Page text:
Her National Geographic DNA results are finally in!
She is 1.5% Neanderthal. This was one of the aspects we were most curious about. He is also 1.5% so we are a happy “slightly more Neanderthal than average” household.
Below is a chart showing how the DNA results look when compared to each other. We submitted our saliva samples to Ancestry.com and National Geographic. We also submitted our Ancestry.com data to DNA.land (they use the data to determine your information based on their logarithm)
The only constant is that I am of 100% European descent. This is supported by family history data collected and visual appearance. No surprise here! The DNA.land graphic below shows the Ambiguous category as greenish.
If you consider where they are making the distinction between categories, I have similar results across the board. I am mostly Northern European with a smattering of Southern European thrown in.
My maternal grandfather was supposedly of Polish descent so I should be about 25% Eastern European. The DNA results all have at least 25% for the category which would include this area of Europe. My paternal grandmother’s parents were from Sweden and Norway. I should have about 25% Scandinavia. Again, depending on how you divide the categories, I have about this percent for these.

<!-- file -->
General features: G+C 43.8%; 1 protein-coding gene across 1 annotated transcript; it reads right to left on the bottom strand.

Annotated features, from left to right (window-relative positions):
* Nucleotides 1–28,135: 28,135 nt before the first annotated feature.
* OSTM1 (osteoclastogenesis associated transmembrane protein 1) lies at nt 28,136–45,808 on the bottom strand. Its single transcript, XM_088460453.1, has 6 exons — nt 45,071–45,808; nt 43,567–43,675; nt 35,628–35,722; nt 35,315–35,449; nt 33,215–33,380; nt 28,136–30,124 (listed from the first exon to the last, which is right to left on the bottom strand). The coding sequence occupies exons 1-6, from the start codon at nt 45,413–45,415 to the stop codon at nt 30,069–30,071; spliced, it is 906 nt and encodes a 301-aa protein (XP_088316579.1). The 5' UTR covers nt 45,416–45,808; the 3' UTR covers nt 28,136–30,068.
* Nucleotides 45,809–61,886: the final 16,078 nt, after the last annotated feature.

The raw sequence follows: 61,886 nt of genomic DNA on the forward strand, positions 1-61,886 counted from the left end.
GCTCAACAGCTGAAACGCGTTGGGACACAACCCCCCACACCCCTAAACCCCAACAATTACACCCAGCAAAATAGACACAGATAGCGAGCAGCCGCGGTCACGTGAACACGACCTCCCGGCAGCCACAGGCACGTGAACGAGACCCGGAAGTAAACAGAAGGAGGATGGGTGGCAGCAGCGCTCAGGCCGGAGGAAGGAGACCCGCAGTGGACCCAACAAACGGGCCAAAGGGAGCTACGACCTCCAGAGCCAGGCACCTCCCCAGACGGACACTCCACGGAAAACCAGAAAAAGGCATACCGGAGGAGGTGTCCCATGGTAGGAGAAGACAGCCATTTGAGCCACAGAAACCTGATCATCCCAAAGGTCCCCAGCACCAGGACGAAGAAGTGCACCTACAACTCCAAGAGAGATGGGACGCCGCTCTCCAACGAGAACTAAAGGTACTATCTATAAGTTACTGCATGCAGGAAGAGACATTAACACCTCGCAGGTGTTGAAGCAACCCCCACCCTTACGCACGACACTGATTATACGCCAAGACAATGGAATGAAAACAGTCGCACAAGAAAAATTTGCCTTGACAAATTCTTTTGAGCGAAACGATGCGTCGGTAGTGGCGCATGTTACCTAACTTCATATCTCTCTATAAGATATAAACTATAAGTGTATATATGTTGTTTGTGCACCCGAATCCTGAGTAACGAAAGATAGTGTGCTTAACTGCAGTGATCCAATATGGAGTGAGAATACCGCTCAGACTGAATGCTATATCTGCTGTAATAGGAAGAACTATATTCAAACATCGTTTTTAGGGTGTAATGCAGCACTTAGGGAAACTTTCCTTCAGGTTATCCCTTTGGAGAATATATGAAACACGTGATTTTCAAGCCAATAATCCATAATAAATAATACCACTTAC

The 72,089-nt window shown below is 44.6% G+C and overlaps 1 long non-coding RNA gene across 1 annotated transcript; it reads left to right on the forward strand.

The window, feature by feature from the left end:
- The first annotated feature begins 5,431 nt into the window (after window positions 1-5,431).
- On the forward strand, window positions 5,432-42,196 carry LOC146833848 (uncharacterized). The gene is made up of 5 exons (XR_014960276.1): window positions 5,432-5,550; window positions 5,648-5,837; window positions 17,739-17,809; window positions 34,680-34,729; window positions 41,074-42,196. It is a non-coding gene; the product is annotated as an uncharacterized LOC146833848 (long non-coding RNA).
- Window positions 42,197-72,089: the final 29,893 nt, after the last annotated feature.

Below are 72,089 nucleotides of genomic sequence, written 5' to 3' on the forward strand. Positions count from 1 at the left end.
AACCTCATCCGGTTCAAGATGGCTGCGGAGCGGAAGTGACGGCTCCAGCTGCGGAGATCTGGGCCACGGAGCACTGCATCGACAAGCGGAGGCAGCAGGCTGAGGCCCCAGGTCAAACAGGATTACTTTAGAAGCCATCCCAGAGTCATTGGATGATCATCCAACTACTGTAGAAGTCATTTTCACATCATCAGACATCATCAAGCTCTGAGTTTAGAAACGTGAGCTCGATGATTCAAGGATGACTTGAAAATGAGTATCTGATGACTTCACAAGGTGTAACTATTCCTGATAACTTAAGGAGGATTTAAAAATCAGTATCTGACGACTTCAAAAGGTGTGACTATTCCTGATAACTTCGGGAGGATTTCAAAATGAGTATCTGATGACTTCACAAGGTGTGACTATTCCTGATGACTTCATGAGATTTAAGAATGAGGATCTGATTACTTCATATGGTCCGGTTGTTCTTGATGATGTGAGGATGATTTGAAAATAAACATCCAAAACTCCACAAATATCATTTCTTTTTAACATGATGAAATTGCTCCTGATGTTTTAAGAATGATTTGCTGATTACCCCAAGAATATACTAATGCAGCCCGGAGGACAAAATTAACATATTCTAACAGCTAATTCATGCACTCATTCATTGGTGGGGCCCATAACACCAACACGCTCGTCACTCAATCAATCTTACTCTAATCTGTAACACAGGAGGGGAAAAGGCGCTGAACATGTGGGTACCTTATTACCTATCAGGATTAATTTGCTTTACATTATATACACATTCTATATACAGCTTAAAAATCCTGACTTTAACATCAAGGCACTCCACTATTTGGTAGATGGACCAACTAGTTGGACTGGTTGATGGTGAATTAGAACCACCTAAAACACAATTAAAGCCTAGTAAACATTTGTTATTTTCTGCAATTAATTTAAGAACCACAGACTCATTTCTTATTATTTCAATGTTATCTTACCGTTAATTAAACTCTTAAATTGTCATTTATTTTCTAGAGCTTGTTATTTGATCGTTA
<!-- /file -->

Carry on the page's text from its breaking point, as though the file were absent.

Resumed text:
The only surprise is the Jewish and Ambiguous categories. Ambiguous I get – they can’t narrow it down based on the data they use. Makes sense. Jewish ranges from 0% with Ancestry.com to 1.3% using DNA.land to 5% using National Geographic. Overall, not much input. Since we know so little about my maternal grandfather, we assumed this category would be higher – we figured he was hiding something. He claimed to be of Polish descent so we thought it might be that he was Jewish. Nope, just a philanderer.